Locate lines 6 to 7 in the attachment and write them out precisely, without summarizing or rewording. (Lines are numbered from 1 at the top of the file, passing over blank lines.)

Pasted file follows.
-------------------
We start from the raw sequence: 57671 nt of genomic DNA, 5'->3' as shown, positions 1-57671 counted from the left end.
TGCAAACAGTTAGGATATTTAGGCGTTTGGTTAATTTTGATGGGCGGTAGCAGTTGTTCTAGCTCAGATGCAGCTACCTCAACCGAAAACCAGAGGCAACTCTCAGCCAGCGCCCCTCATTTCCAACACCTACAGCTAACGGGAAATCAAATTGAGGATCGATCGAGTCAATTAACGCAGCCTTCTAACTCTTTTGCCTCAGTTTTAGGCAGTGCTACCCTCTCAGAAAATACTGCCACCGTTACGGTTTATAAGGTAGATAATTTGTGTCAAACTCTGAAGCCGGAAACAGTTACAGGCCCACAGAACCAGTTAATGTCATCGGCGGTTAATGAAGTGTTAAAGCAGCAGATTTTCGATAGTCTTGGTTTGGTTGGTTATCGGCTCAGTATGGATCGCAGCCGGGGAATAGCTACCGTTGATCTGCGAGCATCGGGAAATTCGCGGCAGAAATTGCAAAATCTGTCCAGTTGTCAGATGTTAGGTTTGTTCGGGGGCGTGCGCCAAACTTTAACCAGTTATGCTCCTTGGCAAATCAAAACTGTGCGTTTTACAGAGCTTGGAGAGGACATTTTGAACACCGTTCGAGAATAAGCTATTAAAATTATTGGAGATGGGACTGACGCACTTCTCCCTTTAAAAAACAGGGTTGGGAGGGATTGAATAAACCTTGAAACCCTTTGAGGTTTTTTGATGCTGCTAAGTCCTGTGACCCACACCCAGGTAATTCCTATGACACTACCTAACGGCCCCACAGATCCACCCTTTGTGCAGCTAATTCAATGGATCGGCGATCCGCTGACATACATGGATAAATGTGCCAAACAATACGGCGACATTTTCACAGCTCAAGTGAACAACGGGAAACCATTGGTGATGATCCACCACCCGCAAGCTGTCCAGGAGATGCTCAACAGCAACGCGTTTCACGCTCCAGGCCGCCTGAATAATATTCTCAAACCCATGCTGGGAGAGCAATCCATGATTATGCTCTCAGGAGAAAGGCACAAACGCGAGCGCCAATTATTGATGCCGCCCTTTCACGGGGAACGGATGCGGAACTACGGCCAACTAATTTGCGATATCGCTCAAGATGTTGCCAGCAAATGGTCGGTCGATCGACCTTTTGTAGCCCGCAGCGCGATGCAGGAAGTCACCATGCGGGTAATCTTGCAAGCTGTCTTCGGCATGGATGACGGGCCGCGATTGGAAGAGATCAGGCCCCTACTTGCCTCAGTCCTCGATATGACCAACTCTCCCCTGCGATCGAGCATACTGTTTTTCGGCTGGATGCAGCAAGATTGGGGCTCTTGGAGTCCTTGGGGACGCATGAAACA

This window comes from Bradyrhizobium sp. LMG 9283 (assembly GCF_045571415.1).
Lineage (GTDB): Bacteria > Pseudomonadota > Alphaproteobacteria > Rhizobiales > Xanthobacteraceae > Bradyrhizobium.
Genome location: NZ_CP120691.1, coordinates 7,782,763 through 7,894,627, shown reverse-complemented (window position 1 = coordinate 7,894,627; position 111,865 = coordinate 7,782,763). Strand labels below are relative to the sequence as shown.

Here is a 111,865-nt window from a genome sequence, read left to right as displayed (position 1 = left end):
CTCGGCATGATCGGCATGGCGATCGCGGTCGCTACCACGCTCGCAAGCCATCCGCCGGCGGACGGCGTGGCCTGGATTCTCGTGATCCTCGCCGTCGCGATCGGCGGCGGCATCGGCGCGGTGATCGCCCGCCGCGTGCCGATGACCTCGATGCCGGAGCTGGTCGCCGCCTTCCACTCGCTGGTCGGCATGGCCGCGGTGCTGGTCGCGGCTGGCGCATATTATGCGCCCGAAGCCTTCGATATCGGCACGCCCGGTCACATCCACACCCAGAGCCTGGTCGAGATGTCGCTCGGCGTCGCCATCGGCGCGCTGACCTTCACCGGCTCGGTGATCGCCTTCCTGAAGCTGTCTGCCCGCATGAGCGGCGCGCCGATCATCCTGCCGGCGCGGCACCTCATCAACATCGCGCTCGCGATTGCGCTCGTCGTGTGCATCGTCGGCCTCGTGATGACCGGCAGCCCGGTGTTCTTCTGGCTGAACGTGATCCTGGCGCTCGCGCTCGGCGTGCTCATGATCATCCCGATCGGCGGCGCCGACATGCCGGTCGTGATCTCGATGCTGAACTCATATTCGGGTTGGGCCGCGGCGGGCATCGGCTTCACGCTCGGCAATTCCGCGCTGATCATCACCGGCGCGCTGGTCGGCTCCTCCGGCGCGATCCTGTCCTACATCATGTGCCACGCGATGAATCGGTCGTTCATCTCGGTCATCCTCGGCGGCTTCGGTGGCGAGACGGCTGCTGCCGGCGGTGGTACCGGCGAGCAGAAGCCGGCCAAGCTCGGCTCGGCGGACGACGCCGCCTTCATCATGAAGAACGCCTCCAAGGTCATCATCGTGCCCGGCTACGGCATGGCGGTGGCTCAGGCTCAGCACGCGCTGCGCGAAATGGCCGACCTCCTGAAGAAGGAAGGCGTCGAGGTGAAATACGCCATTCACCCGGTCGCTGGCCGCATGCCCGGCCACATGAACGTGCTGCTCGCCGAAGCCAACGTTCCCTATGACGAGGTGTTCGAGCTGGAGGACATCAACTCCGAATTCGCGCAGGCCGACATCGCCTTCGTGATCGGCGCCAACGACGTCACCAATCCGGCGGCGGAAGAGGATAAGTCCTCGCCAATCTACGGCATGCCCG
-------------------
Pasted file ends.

Here is a 111,865-nt window from a genome sequence, read left to right as displayed (position 1 = left end):
CTCGGCATGATCGGCATGGCGATCGCGGTCGCTACCACGCTCGCAAGCCATCCGCCGGCGGACGGCGTGGCCTGGATTCTCGTGATCCTCGCCGTCGCGATCGGCGGCGGCATCGGCGCGGTGATCGCCCGCCGCGTGCCGATGACCTCGATGCCGGAGCTGGTCGCCGCCTTCCACTCGCTGGTCGGCATGGCCGCGGTGCTGGTCGCGGCTGGCGCATATTATGCGCCCGAAGCCTTCGATATCGGCACGCCCGGTCACATCCACACCCAGAGCCTGGTCGAGATGTCGCTCGGCGTCGCCATCGGCGCGCTGACCTTCACCGGCTCGGTGATCGCCTTCCTGAAGCTGTCTGCCCGCATGAGCGGCGCGCCGATCATCCTGCCGGCGCGGCACCTCATCAACATCGCGCTCGCGATTGCGCTCGTCGTGTGCATCGTCGGCCTCGTGATGACCGGCAGCCCGGTGTTCTTCTGGCTGAACGTGATCCTGGCGCTCGCGCTCGGCGTGCTCATGATCATCCCGATCGGCGGCGCCGACATGCCGGTCGTGATCTCGATGCTGAACTCATATTCGGGTTGGGCCGCGGCGGGCATCGGCTTCACGCTCGGCAATTCCGCGCTGATCATCACCGGCGCGCTGGTCGGCTCCTCCGGCGCGATCCTGTCCTACATCATGTGCCACGCGATGAATCGGTCGTTCATCTCGGTCATCCTCGGCGGCTTCGGTGGCGAGACGGCTGCTGCCGGCGGTGGTACCGGCGAGCAGAAGCCGGCCAAGCTCGGCTCGGCGGACGACGCCGCCTTCATCATGAAGAACGCCTCCAAGGTCATCATCGTGCCCGGCTACGGCATGGCGGTGGCTCAGGCTCAGCACGCGCTGCGCGAAATGGCCGACCTCCTGAAGAAGGAAGGCGTCGAGGTGAAATACGCCATTCACCCGGTCGCTGGCCGCATGCCCGGCCACATGAACGTGCTGCTCGCCGAAGCCAACGTTCCCTATGACGAGGTGTTCGAGCTGGAGGACATCAACTCCGAATTCGCGCAGGCCGACATCGCCTTCGTGATCGGCGCCAACGACGTCACCAATCCGGCGGCGGAAGAGGATAAGTCCTCGCCAATCTACGGCATGCCCG